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Calculate current flowing from one cylinder to another

  1. Jul 23, 2017 #1
    1. The problem statement, all variables and given/known data
    Two long concentric cylinders of radii .04 m and .08 m are separated by aluminum. The inner cylinder has a charge per unit length of [itex] \Lambda [/itex] at any time. When the two cylinders are maintained at a constant potential difference of 2 V via an external source, calculate the current from one cylinder to the other if the cylinders are 1 m long

    2. Relevant equations
    potential difference = IR
    R = pl / A
    I = dq/dt
    J = I/A
    J = neV
    E = pJ

    3. The attempt at a solution

    So my first attempt I used:

    potential difference = IR

    (2 V ) / (R) = I

    (R) = pl / A

    length is 1 meter
    I took area by pi(r)^2 outside - pi(r)^2 inside, pi(.08)^2 - pi(.04)^2 , .020 - .005 = .015 m^2
    p is given in the book, p for aluminum is 2.655x10^-8

    plugging in, R = 1.77 x 10^-6

    so (2 V) / R = I

    (2 V ) / (1.77 x 10^-6) = 1.1 x 10^6

    But my answer is way off from my books, with the answer being: 6.8 x 10^8 A

    What did I do wrong? I think the lambda at the beginning is a hint and that I might have to use Guass law??


    My next thought was:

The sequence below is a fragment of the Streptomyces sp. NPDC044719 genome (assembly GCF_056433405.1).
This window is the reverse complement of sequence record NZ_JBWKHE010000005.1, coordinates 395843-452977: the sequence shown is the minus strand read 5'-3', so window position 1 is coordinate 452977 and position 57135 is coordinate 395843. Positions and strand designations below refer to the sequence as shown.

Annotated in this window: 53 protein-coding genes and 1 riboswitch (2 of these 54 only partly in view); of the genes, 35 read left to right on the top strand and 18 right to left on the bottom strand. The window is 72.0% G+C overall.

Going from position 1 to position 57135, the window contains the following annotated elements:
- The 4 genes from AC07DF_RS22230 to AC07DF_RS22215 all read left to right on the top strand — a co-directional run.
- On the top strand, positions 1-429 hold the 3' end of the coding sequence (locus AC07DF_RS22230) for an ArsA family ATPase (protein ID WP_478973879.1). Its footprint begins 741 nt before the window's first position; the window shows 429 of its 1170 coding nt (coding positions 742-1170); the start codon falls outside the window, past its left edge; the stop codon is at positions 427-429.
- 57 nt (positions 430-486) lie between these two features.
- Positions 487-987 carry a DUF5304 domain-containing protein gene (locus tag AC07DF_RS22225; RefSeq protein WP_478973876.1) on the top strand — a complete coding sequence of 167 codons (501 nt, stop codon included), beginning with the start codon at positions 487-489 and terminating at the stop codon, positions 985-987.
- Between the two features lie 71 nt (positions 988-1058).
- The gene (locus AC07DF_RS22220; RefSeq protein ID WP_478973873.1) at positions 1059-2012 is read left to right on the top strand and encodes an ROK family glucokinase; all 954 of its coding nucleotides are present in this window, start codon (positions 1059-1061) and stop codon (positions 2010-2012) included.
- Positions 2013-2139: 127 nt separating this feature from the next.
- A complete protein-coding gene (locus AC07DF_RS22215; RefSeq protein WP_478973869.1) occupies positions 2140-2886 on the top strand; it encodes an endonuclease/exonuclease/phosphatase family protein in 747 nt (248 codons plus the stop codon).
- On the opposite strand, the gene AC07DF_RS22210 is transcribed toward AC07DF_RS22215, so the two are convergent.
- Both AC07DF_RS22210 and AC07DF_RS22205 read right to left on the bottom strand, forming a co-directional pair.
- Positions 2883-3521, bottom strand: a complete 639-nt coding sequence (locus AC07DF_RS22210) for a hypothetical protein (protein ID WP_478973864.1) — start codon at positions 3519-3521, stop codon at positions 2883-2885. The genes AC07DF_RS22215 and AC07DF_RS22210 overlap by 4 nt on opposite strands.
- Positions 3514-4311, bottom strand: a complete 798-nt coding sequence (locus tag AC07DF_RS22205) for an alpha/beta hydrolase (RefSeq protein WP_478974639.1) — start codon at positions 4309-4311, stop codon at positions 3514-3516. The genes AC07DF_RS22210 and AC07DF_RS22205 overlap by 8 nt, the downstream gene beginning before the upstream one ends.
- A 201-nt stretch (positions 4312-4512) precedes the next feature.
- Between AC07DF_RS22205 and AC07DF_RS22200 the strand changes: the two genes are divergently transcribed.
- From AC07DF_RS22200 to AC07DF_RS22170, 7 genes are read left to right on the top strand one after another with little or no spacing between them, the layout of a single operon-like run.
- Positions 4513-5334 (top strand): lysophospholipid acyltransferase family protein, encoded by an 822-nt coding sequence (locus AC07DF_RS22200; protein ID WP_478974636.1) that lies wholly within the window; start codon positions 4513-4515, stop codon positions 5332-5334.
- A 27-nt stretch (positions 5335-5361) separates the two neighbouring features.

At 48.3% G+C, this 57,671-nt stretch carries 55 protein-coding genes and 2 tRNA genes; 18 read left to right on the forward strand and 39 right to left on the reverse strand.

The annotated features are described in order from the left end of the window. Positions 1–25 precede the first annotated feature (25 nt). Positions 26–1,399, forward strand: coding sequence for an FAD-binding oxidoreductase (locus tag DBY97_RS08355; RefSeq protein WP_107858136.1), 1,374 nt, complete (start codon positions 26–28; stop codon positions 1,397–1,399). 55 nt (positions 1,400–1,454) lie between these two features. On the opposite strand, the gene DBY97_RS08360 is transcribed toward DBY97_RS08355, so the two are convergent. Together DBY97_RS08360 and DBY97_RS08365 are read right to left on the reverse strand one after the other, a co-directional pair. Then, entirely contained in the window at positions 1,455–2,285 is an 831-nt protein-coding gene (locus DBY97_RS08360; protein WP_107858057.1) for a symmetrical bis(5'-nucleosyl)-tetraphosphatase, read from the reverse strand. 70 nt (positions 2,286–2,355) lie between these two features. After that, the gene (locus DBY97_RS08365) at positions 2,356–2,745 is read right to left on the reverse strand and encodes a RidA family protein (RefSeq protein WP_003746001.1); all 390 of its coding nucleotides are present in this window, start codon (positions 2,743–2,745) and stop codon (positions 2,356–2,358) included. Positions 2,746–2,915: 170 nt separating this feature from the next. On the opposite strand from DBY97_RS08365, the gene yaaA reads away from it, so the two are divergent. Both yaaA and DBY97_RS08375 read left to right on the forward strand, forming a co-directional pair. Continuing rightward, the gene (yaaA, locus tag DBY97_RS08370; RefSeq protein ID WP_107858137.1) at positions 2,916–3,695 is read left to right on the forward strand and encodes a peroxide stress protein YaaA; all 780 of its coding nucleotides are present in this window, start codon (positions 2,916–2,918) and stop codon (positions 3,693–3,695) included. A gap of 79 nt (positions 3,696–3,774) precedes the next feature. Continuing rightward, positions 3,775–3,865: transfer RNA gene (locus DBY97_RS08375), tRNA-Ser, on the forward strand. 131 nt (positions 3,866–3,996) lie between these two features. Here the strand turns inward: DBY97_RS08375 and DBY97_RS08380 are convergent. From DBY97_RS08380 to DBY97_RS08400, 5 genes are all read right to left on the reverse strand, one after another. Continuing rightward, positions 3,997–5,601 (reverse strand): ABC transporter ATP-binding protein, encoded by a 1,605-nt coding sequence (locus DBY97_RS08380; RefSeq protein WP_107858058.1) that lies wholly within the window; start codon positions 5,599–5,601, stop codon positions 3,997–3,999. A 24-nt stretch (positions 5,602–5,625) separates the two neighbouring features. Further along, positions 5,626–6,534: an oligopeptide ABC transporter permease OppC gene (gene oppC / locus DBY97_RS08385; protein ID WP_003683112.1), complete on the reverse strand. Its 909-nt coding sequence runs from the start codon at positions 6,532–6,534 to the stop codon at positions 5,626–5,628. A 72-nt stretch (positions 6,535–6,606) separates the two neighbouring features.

E according to gauss law = (lambda)/(2pi\epsilon0r)

    E/p = J

    J * A = I

    but how am I suppose to get a value for lambda?? sorry that part gets me mixed up :/

    Can anyone comment on which method they think is leading me to the right direction? Also something I might be doing wrong??
     
    Last edited: Jul 23, 2017
  2. jcsd
  3. Jul 23, 2017 #2

    gneill

    User Avatar

    Staff: Mentor

    Your method for the calculation of the resistance of the aluminum tube is not correct. The current is flowing laterally, from the inside surface of the tube to its outside surface, not lengthwise down the tube. You'll want to find that resistance using integration -- think of the tube as consisting of nested cylinders of differential thickness.
     
  4. Jul 23, 2017 #3
    Ok this is starting to make sense to me... am I right when I say:

    I am using (dR) = d(pl / A)

    I am going to be integrating with respect to dr? my integral is going to go from inside radius to big radius?

    Since im taking the Area of the tube part, the inside tubes area is circumfrence * length right?

    so A = 2pi(r_inside) * length of the cylinders (L)

    but I'm confused on the top part.

    Since l is not the length of the cylinders, but instead its coming from the surface of the inside cylinder to the surface of the outside one.

    So if I replaced this with r, considering that I have A = 2pi(r_inside) * length of the cylinders (L) on the bottom, the r's would cancel and I would be left with dr?

    so [itex] R = (p/2piL) \int_{r_in}^{r_out} dr [/itex]

    is that my integral?
     
    Last edited: Jul 23, 2017
  5. Jul 23, 2017 #4
    Or maybe because I know that .08 m - .04 m = .04 m, I can substitute that for l, pull p and l out, a = 2 pi r l, so I pull out pl/2pi(l)


    that way I'm just integrating dr/r, which is ln(x) = ln(outside/inside radius)
     
  6. Jul 23, 2017 #5
    Ok, ignore that top post.

    I have R = pL / A

    so I must integrate

    p dr / 2pirL

    p/2piL integral dr/r from .04 to .08

    p/2piL ln(.08/.04) = R

    wow guys.

    After subbing that value of R into I = RV, i finally got the same answer as my text book.

    I can't believe I made the integration right :DD thanks as usual Gniel your a gangsta bro
     
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